The worst part of the evening, besides hearing the news, was actually receiving the Methotrexate injection. Do you know what it is like to get a shot and to know what it is about to do to the fetus growing inside of you? Don’t get me wrong, deep down- and I mean deep down, I knew that it had to be done. You can not have a fetus grow in your fallopian tube. It just can not happen. But the fact that I knew what was going to happen once that shot was injected into me, was absolutely devastating.
There were lots of tears, lots of sadness, lots of questions, lots of pain, lots of sleepless nights, lots of frustration, lots of feeling empty, hurt, and helpless. When I thought “time will help heal this”, things got even worse.
Over the next couple of weeks, I was rushed back to the ER 3 times. Each time was due to pain. And I’m not talking about the pain that sent me to the ER the first time. I’m talking about literally asking my husband to knock me out type of pain. (Obviously, he would never do that, but trust me, I BEGGED him!). Each time, the doctors would examine me, check vitals, hook me up to IVs, medicate and verify I wasn’t bleeding internally. They knew something was wrong, but couldn’t pinpoint it. The last time I went in, I remember the ER nurses mention bring in the cardiac unit in because my blood pressure and pulse were so out of whack due to the pain. Even though I was totally out of it due to the extreme pain, I remembered hearing those words and the sound of concern in their voice. I honestly thought I’d never see my daughter again. I thought it would be the last time I’d be holding my husbands hand. You hear of how life threatening ectopic pregnancies can be, then to hear nervousness in the chaotic scene that was my third ER visit, I was petrified.
Luckily, I was in good hands and stabilized.
After more tests and another ultrasound, it was confirmed that my fallopian tube had been twisting. It had already been discussed that I probably needed to have a surgical intervention. I couldn’t keep living with ER trips of this magnitude. Clearly, the Methotrexate shot wasn’t doing its job. After the last ultrasound, the doctors agreed. I would then be wheeled into emergency surgery just hours later.
My fallopian tube had actually wrapped itself around my ovary. The doctor who performed the surgery said it was a mess in there. Luckily, my ovary was saved, but not the tube. He warned my husband and I that having another ectopic pregnancy was possible if we were to try to get pregnant again. Since I had already gone through one ectopic pregnancy, a repeat (but on the other side) could happen and the chances were greater. While this was all hard to hear, I was glad to be alive and able to head home soon to see Maddie. I looked at her in a different light after those ER visits. I realized how precious having children is, and how easily it can be taken away from you.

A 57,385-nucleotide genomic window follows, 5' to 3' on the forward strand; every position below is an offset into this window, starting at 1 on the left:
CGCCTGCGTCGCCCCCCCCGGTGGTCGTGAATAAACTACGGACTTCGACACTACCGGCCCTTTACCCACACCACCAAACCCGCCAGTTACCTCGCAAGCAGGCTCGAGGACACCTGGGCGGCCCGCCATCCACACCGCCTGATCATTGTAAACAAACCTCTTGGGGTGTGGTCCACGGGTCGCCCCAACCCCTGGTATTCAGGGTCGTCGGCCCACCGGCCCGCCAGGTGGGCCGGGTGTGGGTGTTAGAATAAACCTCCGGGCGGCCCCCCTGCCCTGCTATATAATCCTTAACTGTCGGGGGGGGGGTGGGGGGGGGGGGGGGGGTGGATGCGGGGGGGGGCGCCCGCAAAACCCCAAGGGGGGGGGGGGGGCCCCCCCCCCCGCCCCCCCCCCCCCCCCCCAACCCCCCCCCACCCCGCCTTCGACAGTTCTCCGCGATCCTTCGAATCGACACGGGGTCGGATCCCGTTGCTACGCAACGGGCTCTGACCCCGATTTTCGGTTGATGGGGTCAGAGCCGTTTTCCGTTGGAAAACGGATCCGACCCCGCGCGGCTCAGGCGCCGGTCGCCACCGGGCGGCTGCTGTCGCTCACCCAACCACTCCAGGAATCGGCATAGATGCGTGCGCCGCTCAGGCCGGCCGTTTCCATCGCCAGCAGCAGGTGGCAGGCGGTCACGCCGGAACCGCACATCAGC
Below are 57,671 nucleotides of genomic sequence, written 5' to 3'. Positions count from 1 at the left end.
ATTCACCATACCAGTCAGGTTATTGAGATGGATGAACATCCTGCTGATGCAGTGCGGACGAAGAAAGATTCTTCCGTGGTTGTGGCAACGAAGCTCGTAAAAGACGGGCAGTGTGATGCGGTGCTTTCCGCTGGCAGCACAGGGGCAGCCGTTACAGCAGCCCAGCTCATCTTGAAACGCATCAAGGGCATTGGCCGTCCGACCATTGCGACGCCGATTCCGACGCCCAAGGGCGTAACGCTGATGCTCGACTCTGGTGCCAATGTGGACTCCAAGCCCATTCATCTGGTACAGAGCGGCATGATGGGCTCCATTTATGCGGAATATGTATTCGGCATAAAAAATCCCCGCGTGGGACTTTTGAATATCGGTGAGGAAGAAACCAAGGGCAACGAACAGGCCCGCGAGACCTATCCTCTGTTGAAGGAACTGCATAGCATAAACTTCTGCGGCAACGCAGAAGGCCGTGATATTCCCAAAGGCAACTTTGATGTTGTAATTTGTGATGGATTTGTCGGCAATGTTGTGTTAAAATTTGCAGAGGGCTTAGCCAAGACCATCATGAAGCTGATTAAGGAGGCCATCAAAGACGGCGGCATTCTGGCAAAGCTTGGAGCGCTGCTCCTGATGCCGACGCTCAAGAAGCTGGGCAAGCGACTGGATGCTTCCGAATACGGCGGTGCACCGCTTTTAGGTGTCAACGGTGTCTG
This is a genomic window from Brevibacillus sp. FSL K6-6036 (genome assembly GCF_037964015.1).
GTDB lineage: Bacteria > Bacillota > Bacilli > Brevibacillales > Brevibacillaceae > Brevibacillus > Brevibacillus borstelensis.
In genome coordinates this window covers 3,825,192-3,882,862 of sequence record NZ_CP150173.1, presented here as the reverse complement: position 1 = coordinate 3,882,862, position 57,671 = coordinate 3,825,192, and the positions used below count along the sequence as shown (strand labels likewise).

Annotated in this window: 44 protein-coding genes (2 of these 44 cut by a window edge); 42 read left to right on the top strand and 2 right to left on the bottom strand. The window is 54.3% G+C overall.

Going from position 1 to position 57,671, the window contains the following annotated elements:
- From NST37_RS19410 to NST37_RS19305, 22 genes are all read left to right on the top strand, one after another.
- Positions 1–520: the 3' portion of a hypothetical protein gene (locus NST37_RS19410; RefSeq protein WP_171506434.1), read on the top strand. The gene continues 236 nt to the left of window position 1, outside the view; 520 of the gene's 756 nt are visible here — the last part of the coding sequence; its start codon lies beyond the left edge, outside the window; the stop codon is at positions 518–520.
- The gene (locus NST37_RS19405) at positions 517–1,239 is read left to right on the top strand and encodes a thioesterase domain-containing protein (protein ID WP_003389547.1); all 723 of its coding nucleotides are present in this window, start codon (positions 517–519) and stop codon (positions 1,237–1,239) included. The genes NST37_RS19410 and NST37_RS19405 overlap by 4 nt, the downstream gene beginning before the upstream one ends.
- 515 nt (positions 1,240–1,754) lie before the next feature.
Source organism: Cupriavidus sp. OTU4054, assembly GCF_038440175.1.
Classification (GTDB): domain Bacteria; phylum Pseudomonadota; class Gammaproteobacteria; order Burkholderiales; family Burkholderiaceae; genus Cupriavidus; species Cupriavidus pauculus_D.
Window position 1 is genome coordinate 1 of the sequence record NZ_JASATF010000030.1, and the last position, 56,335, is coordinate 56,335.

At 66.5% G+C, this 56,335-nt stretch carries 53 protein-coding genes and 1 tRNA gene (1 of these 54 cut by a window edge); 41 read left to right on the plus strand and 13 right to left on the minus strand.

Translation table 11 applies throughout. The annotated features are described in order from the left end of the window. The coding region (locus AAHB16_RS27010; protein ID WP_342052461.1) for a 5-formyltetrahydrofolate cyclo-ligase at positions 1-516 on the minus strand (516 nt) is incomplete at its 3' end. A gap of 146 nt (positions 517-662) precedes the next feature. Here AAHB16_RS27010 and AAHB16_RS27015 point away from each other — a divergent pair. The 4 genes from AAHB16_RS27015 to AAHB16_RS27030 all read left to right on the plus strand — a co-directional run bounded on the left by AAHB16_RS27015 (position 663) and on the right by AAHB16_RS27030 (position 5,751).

Even with a 15% chance of reliving this experience, my husband and I went on to try to get pregnant. 3 short months following surgery, we had a positive pregnancy test. The first 8-12 weeks were nerve racking. I couldn’t help but be concerned that this would all happen again. And if it did, that was it. I only had one tube left.
With a great support systems, prayers, positive thoughts and well wishes, I’m happy to say that we now have a healthy and happy 4 month old baby girl. She is a blessing and a joy to have in our lives. We named her Makinley Rose. Her middle name, Rose, is because the flower reminds me of remembrance and memorial. It was a great way for us to incorporate the baby who we lost with the little girl who we are so madly in love with.
I will never forget the baby that we lost. I will never forget this curve ball that life has thrown us. I will never forget what we have been through. Even writing this post makes my eyes swell with tears. However, the relationship between my husband and I is even stronger now than it was before. We stick together and knew that we would be okay, regardless of the outcome. We had each other and we were already so incredibly blessed with our first daughter, Maddie.
I’m not sharing my experiences to scare you. I’m not sharing this to hear “I’m sorry”. I’m sharing my story because it did happen to me, just like I swore it couldn’t. It can happen to anyone.
First and foremost, if you think you’re going through an ectopic pregnancy, go see a doctor right away as ectopic pregnancies can be life threatening.
Also, while the turnout is horrible for any ectopic pregnancy, there are happy endings. Luckily, we went on to have a healthy baby girl. I wish the same result for anyone who ever experiences an ectopic pregnancy.
If you’re having trouble in your journey to motherhood, no matter what that journey may be, remember to always keep a positive outlook. Is it hard to do so? Absolutely! Stick with you partner and those closest to you. Rely on your support system.
Have you ever gone through an ectopic pregnancy? What trials have you been faced with during your journey to motherhood?